Zion National Park

After checking out Horseshoe Bend, Zion National park was a short two hour drive to Utah. This was a last minute add in, but I couldn’t resist with it being so close! Luckily there was a campsite that opened up. I thought it was odd that at about 20 miles out my GPS was still saying 45-50 minutes from the destination. As you can see from the featured photo above, the roads wind back and forth. You also enter the Zion-Mount Carmel Tunnel that is a little over a mile. They only let traffic through one way at a time. Originally, the bridge was created so that Bryce Canyon and Grand Canyon could be accessed directly from Zion National Park. I was really excited for the hiking at Zion, and I was surprised at how busy it was. The first trail hiked was called Weeping Rock. It’s a short, paved hike with a steep incline. In 0.2 mi (one way) you ascend 98 feet. This short, paved trail takes you to rock aclove with dripping springs. My favorite part of Zion was all the greenery! Its a unique ecosystem; desert, but also swamplands and there are dripping springs everywhere.
This video doesn’t exist
Once again, pictures or film cannot do it justice. Here you can see the water dripping over the rock alcove.  After getting warmed up at Weeping Rock, I was excited to hike next to the Virgin River during the Riverside Walk. This trail is 2.2 miles roundtrip and has little change in elevation (57 ft). There’s lots of shade and its paved for the most part. It leads to a hike called the “Narrows,” where you follow the Virgin River though the most narrow part of the Zion Canyon. In order to hike the Narrows trail, you have to walk upstream in the Virgin River; they have equipment that you can rent to do so, or you can bring your own. I’d like to go back and do it!
This picture above was taken just past the Riverside walk and leading into the Narrows. On the Riverside Walk, the Virgin River is accessible throughout the hike. On the way back, there were hikers taking breaks on the rocks, enjoying the coolness of the water! Even though children and adults play in the river, this is considered graffiti. An employee came and put the rocks back, and stated that this messes up the ecosystem.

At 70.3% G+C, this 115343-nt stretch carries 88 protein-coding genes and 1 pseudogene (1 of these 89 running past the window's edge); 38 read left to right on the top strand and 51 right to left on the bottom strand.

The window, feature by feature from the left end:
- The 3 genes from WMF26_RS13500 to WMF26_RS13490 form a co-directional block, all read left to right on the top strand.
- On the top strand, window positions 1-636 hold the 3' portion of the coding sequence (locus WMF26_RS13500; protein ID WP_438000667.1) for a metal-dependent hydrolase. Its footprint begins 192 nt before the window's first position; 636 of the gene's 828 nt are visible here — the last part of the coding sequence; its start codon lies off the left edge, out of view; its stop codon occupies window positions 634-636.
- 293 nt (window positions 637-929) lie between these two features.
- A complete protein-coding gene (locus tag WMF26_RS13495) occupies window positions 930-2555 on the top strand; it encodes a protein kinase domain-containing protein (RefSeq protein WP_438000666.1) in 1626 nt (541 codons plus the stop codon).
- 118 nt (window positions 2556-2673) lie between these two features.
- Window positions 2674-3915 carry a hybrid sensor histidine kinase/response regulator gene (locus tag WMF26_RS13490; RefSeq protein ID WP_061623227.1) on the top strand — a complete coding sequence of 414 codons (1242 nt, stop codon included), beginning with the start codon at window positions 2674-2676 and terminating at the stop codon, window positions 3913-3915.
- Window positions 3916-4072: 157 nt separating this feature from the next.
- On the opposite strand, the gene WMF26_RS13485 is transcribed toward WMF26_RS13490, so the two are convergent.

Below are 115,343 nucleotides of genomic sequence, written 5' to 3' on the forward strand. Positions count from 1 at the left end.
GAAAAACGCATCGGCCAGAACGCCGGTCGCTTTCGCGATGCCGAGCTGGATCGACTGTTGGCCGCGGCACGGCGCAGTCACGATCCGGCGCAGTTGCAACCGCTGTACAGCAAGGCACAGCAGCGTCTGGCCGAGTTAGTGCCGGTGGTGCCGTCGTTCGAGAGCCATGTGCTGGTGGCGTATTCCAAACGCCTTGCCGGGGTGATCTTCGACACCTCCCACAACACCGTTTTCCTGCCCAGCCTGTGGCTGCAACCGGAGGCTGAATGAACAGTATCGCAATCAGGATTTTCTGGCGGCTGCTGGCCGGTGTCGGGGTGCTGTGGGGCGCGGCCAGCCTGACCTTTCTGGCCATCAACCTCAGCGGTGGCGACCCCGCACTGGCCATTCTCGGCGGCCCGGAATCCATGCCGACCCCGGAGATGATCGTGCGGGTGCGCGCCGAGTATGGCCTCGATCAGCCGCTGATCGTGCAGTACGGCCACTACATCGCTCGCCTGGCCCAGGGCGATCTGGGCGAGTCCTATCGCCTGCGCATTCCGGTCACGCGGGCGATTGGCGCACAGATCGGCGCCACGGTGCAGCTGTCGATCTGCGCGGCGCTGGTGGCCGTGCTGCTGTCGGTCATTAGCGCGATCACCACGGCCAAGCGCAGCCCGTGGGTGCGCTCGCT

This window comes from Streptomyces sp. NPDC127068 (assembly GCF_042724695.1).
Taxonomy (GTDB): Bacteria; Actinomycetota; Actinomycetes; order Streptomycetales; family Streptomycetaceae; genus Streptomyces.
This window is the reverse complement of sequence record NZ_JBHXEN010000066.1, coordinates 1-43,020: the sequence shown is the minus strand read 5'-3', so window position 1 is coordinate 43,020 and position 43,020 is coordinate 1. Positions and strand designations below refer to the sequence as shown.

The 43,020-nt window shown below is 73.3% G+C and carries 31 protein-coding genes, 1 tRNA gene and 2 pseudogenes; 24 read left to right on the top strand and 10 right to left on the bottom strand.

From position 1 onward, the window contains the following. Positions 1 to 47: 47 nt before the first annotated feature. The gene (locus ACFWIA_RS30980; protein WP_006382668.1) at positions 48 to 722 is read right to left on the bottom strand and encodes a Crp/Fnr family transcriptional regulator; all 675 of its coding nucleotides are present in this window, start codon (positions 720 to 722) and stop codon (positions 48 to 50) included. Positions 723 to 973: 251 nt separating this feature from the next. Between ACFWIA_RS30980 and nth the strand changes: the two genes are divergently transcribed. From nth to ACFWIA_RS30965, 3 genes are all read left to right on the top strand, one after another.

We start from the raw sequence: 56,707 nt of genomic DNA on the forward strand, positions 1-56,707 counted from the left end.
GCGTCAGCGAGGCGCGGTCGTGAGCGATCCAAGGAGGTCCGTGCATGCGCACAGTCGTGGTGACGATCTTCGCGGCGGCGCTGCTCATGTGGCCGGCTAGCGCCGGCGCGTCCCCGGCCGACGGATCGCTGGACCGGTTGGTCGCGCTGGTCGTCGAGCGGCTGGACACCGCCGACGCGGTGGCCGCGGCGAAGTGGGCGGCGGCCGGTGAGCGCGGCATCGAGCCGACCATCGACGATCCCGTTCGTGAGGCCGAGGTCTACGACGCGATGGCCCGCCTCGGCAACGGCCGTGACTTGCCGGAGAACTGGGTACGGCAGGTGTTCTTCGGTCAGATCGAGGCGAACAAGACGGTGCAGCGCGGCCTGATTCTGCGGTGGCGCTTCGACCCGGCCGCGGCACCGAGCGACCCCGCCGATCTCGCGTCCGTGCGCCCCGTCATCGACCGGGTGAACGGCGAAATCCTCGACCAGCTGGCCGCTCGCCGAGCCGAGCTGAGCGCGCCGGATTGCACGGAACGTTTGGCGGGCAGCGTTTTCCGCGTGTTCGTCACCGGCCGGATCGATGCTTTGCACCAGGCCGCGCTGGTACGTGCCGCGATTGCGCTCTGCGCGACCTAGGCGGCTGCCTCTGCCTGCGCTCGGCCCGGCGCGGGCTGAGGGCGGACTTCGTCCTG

I really enjoyed the abundance of accessible water at this park, so I wanted to hike to the lower and middle Emerald pools. You could barely see the water, but it was there. Lower Emerald Pool was an short hike; it’s 0.6 miles one way with 69 feet in elevation change. If you keep following the trail, it leads you to the Middle Emerald Pool. There was more water at the Middle Emerald Pool. The water was nice and cool; children were playing in it! The Middle Pool is 0.4 miles further and you climb 150 additional feet; it’s a little more strenuous than the hike to the lower pools. If you keep following this trail, it connects to the Grotto trail. The Grotto trail gives you great views of Zion and the Virgin River. This hike was done later in the day, and it was not in direct sunlight. It was beautiful with rewarding views. The next morning, before heading to Sedona, AZ I was looking forward to the iconic Zion Canyon Overlook Trail. This trail is not accessed via shuttle, like the others. Its just east of the Zion Mt. Carmel tunnel, and its a mile round trip with 163 foot elevation gain.
This picture truly captures the intimacy of Zion National Park. Upon entrance, you are in the canyon and you are surrounded by its luscious mountains. This was my favorite place camped, because every direction you looked, there are mountains. Zion is unique with its multiple ecosystems that surround you. It’s also nice meeting humans that are happy hiking the trails; I even met a future blogger! Zion has a sense of seclusion being surrounded by mountains, so it feels like you’re out there enjoying life and losing track of time. I’d definitely recommend making time to camp here, and I can’t wait to go back!! One day here is not enough!

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Caribbean Medical Student (MD) ๐Ÿ๐ŸŒŠ๐ŸŒด Novice Blogger ๐Ÿ‘ฉโ€๐Ÿ’ป Adventurer๐Ÿ”

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